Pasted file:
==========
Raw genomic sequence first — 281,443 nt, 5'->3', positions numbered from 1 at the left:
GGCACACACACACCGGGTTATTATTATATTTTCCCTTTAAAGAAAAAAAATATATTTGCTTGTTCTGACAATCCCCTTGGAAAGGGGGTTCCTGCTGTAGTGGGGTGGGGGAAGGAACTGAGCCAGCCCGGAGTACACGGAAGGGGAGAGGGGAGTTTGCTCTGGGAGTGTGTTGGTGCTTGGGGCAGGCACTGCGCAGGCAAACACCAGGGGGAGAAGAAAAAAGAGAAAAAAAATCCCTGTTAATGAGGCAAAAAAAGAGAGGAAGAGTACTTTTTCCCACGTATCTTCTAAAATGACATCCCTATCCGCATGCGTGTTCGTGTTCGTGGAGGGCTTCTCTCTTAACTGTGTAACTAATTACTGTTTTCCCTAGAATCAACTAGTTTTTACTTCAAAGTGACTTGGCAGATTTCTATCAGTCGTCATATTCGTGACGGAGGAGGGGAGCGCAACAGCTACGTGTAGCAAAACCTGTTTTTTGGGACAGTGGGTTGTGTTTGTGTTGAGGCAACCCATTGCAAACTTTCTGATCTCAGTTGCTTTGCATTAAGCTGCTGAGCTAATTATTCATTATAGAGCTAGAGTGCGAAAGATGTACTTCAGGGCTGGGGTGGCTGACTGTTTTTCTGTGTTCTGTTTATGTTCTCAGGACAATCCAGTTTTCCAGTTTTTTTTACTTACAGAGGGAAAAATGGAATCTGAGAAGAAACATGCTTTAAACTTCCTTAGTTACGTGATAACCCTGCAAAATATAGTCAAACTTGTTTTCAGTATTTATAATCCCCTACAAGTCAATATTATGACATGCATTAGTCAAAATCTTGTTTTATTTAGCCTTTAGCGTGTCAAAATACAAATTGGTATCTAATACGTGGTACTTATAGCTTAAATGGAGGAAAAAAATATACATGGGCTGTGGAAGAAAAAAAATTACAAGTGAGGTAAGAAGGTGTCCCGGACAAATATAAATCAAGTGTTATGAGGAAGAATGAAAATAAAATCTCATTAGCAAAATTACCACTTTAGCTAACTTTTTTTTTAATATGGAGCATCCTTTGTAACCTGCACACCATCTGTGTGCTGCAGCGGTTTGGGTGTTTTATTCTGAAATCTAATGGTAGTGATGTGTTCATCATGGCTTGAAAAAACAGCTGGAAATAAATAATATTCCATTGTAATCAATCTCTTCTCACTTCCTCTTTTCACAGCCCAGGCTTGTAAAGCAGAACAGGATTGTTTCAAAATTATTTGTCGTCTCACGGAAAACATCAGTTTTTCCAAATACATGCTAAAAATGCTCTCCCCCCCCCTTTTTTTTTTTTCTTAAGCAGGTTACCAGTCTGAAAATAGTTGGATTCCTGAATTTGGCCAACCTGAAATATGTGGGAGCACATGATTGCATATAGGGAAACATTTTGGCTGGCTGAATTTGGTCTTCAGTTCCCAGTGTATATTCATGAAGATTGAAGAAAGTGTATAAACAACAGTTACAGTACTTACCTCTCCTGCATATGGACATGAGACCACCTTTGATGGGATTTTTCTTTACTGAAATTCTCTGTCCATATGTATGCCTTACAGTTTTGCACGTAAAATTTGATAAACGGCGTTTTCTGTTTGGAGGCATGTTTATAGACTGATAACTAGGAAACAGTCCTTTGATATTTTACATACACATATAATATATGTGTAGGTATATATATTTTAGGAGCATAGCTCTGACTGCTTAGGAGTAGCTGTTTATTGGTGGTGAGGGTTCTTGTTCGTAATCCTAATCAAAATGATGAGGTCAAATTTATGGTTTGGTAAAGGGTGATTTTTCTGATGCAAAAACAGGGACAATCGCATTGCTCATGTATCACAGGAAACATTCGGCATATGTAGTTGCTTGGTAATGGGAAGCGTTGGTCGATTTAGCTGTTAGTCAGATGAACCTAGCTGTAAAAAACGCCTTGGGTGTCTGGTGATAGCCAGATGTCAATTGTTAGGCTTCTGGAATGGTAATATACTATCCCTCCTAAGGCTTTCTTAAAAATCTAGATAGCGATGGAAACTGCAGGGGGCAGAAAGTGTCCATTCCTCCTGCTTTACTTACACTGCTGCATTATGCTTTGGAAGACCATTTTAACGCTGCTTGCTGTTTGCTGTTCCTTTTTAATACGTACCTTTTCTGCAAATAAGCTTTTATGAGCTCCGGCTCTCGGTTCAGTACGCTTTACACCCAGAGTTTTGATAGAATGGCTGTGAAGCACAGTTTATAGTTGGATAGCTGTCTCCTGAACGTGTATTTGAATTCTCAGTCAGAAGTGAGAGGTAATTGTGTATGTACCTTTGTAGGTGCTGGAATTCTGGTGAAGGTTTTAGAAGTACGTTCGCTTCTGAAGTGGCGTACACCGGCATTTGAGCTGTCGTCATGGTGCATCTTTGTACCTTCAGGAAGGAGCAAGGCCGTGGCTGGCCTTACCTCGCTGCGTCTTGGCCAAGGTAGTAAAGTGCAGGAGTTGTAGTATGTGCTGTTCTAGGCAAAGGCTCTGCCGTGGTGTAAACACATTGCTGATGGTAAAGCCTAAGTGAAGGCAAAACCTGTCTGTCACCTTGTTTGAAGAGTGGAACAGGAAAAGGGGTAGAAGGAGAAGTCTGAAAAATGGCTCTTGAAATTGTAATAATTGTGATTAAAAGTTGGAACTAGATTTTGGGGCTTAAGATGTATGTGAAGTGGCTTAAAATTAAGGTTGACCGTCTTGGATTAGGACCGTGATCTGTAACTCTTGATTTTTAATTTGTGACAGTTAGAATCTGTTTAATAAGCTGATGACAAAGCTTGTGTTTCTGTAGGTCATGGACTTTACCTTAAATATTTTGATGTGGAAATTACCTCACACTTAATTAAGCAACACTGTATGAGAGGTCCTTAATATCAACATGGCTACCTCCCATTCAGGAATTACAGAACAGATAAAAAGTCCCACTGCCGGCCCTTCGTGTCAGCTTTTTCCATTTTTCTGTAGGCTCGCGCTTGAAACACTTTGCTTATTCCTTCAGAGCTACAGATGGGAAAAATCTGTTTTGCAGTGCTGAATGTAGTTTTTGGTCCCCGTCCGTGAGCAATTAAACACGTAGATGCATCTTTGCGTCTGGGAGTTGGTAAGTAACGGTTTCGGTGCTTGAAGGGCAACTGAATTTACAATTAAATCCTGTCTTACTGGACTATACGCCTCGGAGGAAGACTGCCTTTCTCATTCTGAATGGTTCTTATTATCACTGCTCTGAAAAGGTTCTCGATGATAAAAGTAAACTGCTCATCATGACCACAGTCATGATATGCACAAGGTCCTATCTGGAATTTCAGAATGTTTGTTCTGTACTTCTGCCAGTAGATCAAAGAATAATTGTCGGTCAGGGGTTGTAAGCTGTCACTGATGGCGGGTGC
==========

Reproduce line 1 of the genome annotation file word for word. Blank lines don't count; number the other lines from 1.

Raw genomic sequence first — 281,443 nt, 5'->3', positions numbered from 1 at the left: